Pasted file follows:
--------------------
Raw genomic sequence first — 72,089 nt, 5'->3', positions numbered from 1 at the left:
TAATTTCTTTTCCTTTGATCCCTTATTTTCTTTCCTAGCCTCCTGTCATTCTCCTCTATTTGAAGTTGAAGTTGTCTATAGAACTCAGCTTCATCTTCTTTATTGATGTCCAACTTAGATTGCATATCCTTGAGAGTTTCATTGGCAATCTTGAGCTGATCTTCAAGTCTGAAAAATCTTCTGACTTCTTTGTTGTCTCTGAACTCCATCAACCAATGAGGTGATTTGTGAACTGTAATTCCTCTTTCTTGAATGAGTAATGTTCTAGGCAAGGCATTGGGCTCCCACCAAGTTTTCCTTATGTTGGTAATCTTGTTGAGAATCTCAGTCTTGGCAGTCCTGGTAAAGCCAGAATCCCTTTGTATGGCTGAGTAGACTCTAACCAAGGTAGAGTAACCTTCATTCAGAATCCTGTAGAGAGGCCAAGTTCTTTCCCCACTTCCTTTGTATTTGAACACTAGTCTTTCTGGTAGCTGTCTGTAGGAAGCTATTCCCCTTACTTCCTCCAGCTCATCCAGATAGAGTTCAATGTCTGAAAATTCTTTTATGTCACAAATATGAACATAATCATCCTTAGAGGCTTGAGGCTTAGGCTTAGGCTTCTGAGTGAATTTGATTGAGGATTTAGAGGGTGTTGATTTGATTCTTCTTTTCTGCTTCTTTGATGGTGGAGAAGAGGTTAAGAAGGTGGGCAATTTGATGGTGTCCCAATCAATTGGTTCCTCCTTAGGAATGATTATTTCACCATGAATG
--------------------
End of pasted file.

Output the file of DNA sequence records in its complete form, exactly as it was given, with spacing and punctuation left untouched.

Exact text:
Raw genomic sequence first — 72,089 nt, 5'->3', positions numbered from 1 at the left:
TAATTTCTTTTCCTTTGATCCCTTATTTTCTTTCCTAGCCTCCTGTCATTCTCCTCTATTTGAAGTTGAAGTTGTCTATAGAACTCAGCTTCATCTTCTTTATTGATGTCCAACTTAGATTGCATATCCTTGAGAGTTTCATTGGCAATCTTGAGCTGATCTTCAAGTCTGAAAAATCTTCTGACTTCTTTGTTGTCTCTGAACTCCATCAACCAATGAGGTGATTTGTGAACTGTAATTCCTCTTTCTTGAATGAGTAATGTTCTAGGCAAGGCATTGGGCTCCCACCAAGTTTTCCTTATGTTGGTAATCTTGTTGAGAATCTCAGTCTTGGCAGTCCTGGTAAAGCCAGAATCCCTTTGTATGGCTGAGTAGACTCTAACCAAGGTAGAGTAACCTTCATTCAGAATCCTGTAGAGAGGCCAAGTTCTTTCCCCACTTCCTTTGTATTTGAACACTAGTCTTTCTGGTAGCTGTCTGTAGGAAGCTATTCCCCTTACTTCCTCCAGCTCATCCAGATAGAGTTCAATGTCTGAAAATTCTTTTATGTCACAAATATGAACATAATCATCCTTAGAGGCTTGAGGCTTAGGCTTAGGCTTCTGAGTGAATTTGATTGAGGATTTAGAGGGTGTTGATTTGATTCTTCTTTTCTGCTTCTTTGATGGTGGAGAAGAGGTTAAGAAGGTGGGCAATTTGATGGTGTCCCAATCAATTGGTTCCTCCTTAGGAATGATTATTTCACCATGAATG